NAME OF RIVER: Einig
INTRODUCTION: “Best river in the country” is a phrase which gets thrown around way too much in the narrow community that is guidebook writers, and the fact is that being in a country with so many fine grade 4 rivers (such as the Tilt, Kiachnisch, Roy, Ruchill, Fechlin and all of the blackwaters to name but a few) there really is no such thing as a best river in Scotland, but a good day out on the Einig/Corriemulzie/Rappach combo is well up there with the best of them. Right from the get go it’s all quality bedrock goodness that epitomises all that is good about Scottish creeking. Highly photogenic pool drop rapids, scenic gorges and a spectacular grade 5 to entice the gnar hunters in your group all combine to make a river which is guaranteed to put a smile on your face. Being in the middle of nowhere and receiving only a passing mention in the guidebooks for many years, very few folk have paddled or even heard of this river, but if you catch it at a good level it’s one you’ll be recommending to people for years after. There is also a decent bothy to camp at if you are waiting for levels to come up/drop off.
WHERE IS IT?: A tributary of the River Oykel, the Einig joins it just past Oykel bridge at the end of the white water section.
PUT-INS/ TAKE-OUTS: Now comes the fun part. The take out is in Oykel Bridge just after the Einig joins the Oykel (NC 39183 00388). From Inverness take the A9 to Bonar Bridge then drive a loooong way down the A836/837 to Oykel Bridge. Turn off down a dirt track just before you cross the bridge and follow the track downstream as far as you can without disturbing the fisher folk and park in a layby on the right. The put in is at the Duag bridge bothy (NH 33946 97429) either above or below the final set of falls on the corriemulzie. To reach it, cross the Oykel Bridge and immediately take the road down the other side of the river. Just keep following it as it becomes a dirt track and crosses over the Einig (this could be an alternative take out). Follow the glen up on the river right side (forestry commission road so it’s fine to drive) until you get to a sign marking the start of estate land. If the gate is locked then it’s unfortunately on foot from here for the final 300 m to the bothy. If it’s unlocked then it is possible to park at the Bothy and save the walk, but please be careful about doing this as you are now on private land. The Ghillie is really friendly and doesn’t seem to mind kayakers, but make sure you aren’t getting in anyone’s way! It’s also worth noting that this is a fairly classy fishing destination - the fishermen we have met are usually just excited to see someone else on the river but don’t expect this from everyone.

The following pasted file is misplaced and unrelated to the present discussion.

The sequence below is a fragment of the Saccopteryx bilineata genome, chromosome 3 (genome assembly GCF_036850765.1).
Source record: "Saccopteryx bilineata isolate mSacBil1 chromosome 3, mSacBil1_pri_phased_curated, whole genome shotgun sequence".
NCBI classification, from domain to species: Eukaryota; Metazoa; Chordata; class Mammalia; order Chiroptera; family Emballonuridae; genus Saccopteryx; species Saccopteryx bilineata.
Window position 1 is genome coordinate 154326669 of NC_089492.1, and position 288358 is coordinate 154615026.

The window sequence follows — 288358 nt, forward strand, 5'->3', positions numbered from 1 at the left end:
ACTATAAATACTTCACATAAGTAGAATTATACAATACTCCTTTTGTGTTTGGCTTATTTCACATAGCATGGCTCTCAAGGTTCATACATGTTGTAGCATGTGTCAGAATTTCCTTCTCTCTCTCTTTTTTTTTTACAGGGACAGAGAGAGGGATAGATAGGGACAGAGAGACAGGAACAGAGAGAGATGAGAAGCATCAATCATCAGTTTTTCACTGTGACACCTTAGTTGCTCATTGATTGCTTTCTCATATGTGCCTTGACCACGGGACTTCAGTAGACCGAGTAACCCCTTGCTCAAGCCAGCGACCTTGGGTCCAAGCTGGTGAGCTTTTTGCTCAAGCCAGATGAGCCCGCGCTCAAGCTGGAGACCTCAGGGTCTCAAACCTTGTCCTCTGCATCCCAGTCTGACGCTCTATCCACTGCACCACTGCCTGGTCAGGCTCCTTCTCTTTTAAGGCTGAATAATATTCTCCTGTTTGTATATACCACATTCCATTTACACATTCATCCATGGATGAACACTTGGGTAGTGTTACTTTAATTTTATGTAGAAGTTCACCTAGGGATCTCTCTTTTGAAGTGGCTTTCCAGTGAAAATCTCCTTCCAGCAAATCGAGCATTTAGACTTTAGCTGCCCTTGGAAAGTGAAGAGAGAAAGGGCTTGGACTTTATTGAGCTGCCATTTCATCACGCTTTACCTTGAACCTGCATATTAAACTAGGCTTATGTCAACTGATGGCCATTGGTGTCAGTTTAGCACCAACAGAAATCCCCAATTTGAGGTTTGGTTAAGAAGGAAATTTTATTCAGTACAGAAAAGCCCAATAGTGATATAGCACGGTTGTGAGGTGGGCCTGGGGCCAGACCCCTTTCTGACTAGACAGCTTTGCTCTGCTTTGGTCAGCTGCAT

APPROX LENGTH: 6.5km
TIME NEEDED: Approximately 4 hours. Combined with one of its tribs, this is a full day out.
ACCESS HASSLES: As previously mentioned, the road in the Corriemulzie estate is private and access is granted only by their goodwill towards hillwalkers, mountain bikers and kayakers - please be considerate in parking and driving on the tracks. The Einig is a salmon fishing river with plenty of fisherfolk pathways, huts and bridges in evidence. While everyone we met was very friendly and welcoming, please show due consideration.
WATER LEVEL INDICATORS: This river consists almost entirely of bedrock drops, and as such it doesn’t need much to get it going, but it gets scary really quickly if you add too much. A gauge is available on Where's the Water. At the river your best guage is the stick on the corriemulzie about 100 m upstream of Duag Bridge (see access) – about 0.9 on the guage should be considered a minimum flow, and the flat bit below the confluence should look easily floatable. The rapids at Oykel bridge are a good indicator if you are unsure about committing to the long drive up the access track – if the rapids under the bridge look runnable at a decent 3/3+ then it’s good to go. If they are looking “Sad” then you should probably head to the Cassely and if they look “powerful” then the Einig may be a bit on the high side for a first time down – maybe consider paddling the Oykel or just the Corriemulzie in this case. A rainfall guage for Einig wood can be found here http://apps.sepa.org.uk/rainfall